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Time to Plant: Part 3 – Plant it Right!

This is part three of our tree planting blog series. If you’ve been following along, you’ve learned how to select a location and a suitable species for your yard (Part 1), and how to purchase a quality tree from a nursery (Part 2). Now let us help you learn how to plant your tree correctly so that it grows into a strong, healthy, long-living tree!

We thought about writing our own original content for this part of the series, but why reinvent the wheel? The US Forest Service has a great 12-step guide to installing your new tree (with lots of pictures!) Click below to get started!

Also, scroll down for some “gory” photos of poorly planted trees. OUCH! 

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Important Items to Note:

  • Avoid trunk damage. When moving your tree, do not damage the trunk. Even small wounds can lead to permanent damage!
  • Mulch conservatively. Never mulch deeper than 2-3″ so that oxygen can still be delivered to the root system. The guide says 4″, but we believe less is more.
  • Prune minimally. Don’t prune branches unless they are broken or dead. You can also remove a competing leader, but avoid pruning for aesthetics until the second or third year to prevent shock.
  • Identify girdling roots and other root issues. Girdling roots should be addressed and severed before planting. If you are unsatisfied with the root structure and feel you have purchased a poor quality tree, take it back! You deserve better!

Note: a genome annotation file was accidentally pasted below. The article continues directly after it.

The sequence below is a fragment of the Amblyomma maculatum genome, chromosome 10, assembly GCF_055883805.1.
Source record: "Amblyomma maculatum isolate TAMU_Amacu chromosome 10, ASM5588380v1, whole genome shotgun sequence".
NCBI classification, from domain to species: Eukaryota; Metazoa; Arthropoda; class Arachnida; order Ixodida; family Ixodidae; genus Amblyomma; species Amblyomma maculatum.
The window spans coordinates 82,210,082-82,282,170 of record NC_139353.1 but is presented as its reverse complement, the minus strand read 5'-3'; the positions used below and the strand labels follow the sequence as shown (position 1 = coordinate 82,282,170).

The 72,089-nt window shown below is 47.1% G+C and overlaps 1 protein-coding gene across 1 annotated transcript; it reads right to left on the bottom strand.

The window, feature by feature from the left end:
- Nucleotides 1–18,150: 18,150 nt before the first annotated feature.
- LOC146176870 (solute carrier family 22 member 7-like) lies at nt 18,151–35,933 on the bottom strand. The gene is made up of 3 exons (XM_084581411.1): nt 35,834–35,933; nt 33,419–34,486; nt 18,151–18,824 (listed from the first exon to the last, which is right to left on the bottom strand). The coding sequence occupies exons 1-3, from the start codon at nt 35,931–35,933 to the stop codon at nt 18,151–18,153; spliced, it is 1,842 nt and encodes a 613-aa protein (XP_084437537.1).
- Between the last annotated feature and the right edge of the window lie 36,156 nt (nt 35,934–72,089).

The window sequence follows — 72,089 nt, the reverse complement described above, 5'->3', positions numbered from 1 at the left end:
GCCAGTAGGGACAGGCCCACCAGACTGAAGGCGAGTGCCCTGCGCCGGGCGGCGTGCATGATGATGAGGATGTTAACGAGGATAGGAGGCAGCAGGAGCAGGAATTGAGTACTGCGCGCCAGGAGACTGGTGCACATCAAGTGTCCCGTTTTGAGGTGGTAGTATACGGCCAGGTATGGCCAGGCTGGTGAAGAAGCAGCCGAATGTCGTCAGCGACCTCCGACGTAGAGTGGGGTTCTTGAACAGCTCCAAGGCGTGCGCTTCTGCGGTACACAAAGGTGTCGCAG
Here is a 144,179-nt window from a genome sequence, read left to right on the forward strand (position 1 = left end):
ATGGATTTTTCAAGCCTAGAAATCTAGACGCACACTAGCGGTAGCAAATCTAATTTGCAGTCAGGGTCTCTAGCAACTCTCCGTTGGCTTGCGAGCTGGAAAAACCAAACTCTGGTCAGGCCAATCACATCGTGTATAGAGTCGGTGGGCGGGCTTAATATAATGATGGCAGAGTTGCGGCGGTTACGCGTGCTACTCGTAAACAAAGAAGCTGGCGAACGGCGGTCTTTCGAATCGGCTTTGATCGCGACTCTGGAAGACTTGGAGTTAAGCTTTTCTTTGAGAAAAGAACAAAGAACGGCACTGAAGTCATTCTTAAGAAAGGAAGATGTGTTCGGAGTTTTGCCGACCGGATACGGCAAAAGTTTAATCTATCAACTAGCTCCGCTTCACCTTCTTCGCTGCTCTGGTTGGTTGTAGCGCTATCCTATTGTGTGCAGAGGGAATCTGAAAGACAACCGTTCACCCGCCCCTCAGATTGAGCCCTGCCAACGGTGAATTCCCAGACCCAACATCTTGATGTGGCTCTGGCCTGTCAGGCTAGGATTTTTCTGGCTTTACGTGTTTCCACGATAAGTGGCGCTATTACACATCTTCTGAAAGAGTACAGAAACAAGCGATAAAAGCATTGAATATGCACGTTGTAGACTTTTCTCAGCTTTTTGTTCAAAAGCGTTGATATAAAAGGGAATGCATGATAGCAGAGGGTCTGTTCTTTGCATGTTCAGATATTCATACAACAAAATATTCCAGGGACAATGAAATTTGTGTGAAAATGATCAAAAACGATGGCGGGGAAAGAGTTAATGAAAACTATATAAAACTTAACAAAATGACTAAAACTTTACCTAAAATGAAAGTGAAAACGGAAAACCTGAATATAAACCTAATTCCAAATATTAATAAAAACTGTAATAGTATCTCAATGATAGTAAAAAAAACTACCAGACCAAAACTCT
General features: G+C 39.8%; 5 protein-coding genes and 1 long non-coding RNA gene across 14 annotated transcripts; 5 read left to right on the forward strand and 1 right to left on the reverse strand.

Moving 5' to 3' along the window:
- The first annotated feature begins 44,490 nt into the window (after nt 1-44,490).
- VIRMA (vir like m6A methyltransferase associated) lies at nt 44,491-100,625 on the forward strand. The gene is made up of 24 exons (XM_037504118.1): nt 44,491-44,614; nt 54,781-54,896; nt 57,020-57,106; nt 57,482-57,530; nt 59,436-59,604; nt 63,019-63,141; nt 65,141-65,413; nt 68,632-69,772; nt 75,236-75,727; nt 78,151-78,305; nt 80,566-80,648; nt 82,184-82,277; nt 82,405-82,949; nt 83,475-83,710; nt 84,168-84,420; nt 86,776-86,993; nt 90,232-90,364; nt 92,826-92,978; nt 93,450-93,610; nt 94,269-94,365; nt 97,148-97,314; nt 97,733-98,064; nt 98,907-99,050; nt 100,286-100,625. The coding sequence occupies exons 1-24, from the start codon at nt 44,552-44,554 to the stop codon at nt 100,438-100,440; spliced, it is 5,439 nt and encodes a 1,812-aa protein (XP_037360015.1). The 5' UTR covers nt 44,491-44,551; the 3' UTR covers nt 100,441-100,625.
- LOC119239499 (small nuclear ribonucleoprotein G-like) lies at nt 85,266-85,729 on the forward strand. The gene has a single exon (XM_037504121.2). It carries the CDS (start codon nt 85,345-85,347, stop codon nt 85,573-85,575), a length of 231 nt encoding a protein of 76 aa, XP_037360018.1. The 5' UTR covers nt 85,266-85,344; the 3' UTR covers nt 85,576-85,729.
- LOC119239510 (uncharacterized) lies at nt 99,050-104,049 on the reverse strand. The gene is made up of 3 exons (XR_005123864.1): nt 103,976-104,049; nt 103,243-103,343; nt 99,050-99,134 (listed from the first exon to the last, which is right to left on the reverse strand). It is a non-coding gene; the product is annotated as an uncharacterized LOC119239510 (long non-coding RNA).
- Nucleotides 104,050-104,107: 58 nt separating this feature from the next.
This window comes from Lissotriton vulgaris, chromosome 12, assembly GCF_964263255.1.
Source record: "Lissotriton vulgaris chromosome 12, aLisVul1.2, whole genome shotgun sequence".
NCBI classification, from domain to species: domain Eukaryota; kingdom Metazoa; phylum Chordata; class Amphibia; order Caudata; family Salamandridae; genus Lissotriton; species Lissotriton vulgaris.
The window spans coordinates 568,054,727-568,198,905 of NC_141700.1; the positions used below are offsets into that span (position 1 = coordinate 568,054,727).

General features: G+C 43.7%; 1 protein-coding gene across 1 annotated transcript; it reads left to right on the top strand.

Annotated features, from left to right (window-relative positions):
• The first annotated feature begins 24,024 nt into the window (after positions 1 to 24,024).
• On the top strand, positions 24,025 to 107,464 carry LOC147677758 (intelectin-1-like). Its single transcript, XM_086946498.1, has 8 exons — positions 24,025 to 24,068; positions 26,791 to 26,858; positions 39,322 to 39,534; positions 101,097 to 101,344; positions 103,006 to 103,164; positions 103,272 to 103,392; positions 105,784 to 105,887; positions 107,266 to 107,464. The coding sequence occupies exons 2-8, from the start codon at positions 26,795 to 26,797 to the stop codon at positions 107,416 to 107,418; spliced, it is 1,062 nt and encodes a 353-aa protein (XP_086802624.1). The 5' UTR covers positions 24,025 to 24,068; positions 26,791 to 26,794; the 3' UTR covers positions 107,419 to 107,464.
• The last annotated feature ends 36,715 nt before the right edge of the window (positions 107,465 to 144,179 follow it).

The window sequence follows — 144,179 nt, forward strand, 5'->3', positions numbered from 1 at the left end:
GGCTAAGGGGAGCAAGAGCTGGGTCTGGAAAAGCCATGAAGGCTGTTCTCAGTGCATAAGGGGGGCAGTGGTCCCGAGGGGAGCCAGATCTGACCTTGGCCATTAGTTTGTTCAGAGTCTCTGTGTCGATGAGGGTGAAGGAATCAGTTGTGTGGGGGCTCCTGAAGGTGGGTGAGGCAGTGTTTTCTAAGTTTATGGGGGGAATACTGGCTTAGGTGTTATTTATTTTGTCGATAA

• The hole is everything! “Don’t put a $100 tree in a $10 hole.” The importance of the dimensions of the hole shouldn’t be taken lightly. Find the root flare and be careful NOT to bury it. Your tree should not look like a light pole sticking out of the ground. Planting a tree too deeply may seem like a good idea and that you’re giving it added support, but it is extremely harmful to the tree. 
  • Stake only when necessary. Staking is now a fairly controversial practice. If your tree is very large and top heavy, causing it to be unstable, staking may be necessary. But if you’re planting a smaller tree (which you are, RIGHT?!) you probably don’t need to stake. Remember that a tree that is given the freedom to move slightly in the wind will develop a stronger structure in the long run. If you must stake, do it properly, and remember to remove it after 1-2 years.

Gallery of Poorly Planted Trees

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